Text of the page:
The majority of physics and astronomy undergraduate major classes are structured around problem sets, an approach that does not typically make it possible for students to learn in an inquiry-based manner analogous to how scientists conduct research. One of the reasons professors often do not attempt an inquiry approach is the lack of educational tools needed to facilitate this method of learning. In this work, I describe how Astrobites — a website run by astronomy graduate students with the goal of making the latest research more accessible to undergraduates — is ideally suited to serve as an educational tool that can make problem sets more inquiry-based. I discuss how I designed inquiry-based problem sets that make use of Astrobites for several different astronomy classes that target physics and astronomy majors. I also present strategies for implementing such assignments based on assessment from the students, and provide example problem sets that received good student feedback. These assignments are intended to complement traditional problem sets, thereby inclusively providing an alternate way for students to take interest and engage in their homework for the class.
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Developing the final summative assessment of a course at the start of curriculum development is an implementation of “backward design,” whereby learning objectives are identified first and the curriculum is engineered end-to-beginning to achieve them. We trained in backward design through the Professional Development Program (PDP) and adapted PDP assessment ideas for evaluation of curriculum designs and teaching efficacy. A pre‑/post-quiz is an assessment administered the first and last day of a course; a learner’s scores are used to measure normalized gain: the ratio of what a student learned during a course relative to what they knew entering it. The intentional process of developing a pre‑/post-quiz for every course focuses the educator on the essential understanding desired of the learners exiting the course. The normalized-gain statistics for the course can then be used to evaluate the course’s efficacy, and improvements to the curriculum can be monitored by tracking the normalized gains over time, using the same pre‑/post-quiz. Moreover, an individual instructor may self-evaluate their teaching efficacy by tracking normalized gains from all courses over time. Here we discuss applying the practice of backward curriculum design starting with a custom pre‑/post-quiz and utilizing it for immediate and longitudinal evaluation, focusing primarily on designing an entire undergraduate science course.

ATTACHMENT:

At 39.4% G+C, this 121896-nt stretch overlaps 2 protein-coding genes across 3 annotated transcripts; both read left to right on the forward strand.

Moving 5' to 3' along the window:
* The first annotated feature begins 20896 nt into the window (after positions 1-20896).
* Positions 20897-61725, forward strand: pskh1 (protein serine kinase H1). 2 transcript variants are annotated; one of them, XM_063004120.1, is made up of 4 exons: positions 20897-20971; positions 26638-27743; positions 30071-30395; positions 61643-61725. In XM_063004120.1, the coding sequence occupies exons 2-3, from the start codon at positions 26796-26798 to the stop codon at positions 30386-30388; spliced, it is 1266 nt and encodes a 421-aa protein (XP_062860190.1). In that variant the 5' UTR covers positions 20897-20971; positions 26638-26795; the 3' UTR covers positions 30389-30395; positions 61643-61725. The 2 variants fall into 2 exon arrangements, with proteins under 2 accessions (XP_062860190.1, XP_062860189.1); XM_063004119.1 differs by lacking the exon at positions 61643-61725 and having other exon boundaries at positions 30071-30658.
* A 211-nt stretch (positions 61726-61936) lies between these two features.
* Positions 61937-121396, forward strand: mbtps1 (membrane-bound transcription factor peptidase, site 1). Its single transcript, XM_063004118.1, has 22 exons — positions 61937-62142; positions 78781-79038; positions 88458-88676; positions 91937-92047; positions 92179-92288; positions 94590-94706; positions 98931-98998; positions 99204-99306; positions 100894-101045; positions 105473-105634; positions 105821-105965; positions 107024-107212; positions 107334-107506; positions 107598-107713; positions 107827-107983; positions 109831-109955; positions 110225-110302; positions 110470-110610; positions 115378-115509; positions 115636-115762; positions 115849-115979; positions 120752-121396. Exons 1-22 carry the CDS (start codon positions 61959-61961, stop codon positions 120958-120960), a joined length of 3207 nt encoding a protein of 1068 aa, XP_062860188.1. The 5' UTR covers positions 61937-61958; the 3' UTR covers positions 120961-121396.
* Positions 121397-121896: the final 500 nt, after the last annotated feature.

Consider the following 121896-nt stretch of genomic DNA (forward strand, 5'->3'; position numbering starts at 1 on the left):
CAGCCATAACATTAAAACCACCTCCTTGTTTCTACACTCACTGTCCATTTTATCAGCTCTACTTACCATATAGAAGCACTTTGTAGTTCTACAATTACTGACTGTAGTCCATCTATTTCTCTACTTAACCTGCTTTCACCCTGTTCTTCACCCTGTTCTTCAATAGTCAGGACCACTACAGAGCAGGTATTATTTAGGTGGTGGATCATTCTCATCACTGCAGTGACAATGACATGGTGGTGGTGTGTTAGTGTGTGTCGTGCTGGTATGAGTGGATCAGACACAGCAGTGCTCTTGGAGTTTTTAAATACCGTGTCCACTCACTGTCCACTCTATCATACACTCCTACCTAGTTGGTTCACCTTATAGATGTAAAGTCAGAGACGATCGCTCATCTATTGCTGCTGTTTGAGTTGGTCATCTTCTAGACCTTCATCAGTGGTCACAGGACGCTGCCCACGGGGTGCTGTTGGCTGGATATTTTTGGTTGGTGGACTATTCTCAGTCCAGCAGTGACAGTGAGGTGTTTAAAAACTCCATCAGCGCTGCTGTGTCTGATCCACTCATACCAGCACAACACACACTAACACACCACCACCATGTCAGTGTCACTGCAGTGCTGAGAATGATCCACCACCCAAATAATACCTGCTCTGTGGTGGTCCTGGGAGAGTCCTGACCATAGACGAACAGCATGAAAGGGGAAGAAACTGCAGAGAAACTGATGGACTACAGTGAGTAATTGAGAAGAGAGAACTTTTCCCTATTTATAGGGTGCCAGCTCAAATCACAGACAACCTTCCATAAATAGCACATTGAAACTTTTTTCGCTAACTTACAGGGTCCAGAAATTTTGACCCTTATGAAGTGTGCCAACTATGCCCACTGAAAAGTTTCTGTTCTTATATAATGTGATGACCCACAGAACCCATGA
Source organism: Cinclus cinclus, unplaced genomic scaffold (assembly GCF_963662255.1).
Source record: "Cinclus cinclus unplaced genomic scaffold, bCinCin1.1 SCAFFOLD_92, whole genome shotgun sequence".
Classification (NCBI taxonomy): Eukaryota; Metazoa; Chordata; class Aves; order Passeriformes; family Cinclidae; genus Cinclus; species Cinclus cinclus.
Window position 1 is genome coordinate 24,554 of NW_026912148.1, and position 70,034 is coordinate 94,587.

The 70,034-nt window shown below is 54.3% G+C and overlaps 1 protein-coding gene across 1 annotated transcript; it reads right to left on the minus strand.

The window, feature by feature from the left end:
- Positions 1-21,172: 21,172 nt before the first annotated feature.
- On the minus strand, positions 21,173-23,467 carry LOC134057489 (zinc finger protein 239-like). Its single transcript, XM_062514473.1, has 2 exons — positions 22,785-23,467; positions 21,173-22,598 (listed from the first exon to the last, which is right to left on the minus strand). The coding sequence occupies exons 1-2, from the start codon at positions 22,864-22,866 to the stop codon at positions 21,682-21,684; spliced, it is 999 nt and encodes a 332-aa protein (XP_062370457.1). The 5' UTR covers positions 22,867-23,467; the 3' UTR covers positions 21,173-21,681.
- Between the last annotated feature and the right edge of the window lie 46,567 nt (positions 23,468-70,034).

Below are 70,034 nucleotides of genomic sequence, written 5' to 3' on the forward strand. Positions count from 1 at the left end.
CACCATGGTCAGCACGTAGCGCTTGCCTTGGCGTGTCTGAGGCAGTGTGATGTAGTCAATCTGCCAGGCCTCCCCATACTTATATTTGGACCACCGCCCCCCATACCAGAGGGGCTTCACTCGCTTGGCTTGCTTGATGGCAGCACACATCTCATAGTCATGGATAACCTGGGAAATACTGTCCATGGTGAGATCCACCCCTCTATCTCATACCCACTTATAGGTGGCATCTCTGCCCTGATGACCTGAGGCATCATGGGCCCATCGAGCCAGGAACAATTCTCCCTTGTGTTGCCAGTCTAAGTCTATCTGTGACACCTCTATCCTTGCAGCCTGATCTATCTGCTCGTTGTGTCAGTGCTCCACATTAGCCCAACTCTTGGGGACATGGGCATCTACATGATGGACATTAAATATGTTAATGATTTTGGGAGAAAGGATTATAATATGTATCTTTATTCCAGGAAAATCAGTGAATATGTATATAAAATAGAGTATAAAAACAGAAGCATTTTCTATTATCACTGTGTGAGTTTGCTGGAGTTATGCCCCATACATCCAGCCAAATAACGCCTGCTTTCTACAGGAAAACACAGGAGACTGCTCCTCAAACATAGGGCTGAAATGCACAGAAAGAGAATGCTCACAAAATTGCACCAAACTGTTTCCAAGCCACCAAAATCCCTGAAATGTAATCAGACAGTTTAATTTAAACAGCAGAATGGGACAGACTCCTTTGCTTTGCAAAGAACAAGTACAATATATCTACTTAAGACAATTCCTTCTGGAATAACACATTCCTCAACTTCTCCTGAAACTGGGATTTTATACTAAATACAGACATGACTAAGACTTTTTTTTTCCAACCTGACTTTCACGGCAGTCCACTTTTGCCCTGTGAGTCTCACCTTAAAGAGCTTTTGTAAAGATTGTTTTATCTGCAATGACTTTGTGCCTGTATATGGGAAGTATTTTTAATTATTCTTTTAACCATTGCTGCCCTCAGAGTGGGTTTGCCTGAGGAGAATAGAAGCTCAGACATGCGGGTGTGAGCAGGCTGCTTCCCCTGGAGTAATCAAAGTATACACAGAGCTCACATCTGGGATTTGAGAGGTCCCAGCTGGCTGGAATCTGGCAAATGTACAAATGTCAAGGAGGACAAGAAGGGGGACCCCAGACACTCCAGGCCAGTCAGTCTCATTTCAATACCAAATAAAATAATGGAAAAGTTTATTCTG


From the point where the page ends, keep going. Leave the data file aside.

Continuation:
Utilizing Equitable and Inclusive Design Principles to Promote STEM Identity of Community College Transfer Students
Research suggests that developing an identity as a person in STEM is necessary for learners from marginalized groups to persist in STEM education and careers. These learners may perceive that their race, gender, or other characteristics make it difficult for their peers and supervisors to recognize them as scientists or engineers, thus disrupting their ability to maintain successful degree progress and to pursue their STEM career aspirations. Here we discuss the specific ways we designed inquiry workshops to not only clarify difficult core STEM content, but to also promote learners’ competence, performance, and targeted recognition as scientists. Our workshops were designed for students interested in chemistry, climate science, physics, and toxicology at the University of California, Santa Cruz (UCSC), Workshops for Engineering & Science Transfers (WEST) 2019 program. In designing our workshops, we focused on promoting the scientific identities of our learners by incorporating authentic ways for students to receive recognition from both peers and instructional facilitators, as well as allowing students to tap into their own personal interests and values. Insights from our designed assessments for learners’ understanding of our content demonstrate the success of our initiatives and provide further areas of improvement. Our goals are to create inclusive workshops to support students from all backgrounds, with emphasis on underrepresented backgrounds (community college, first generation, students of color, women, and LGBTQ+ students, etc.) as well as support them in other contexts, such as when mentoring STEM students in academic laboratory settings.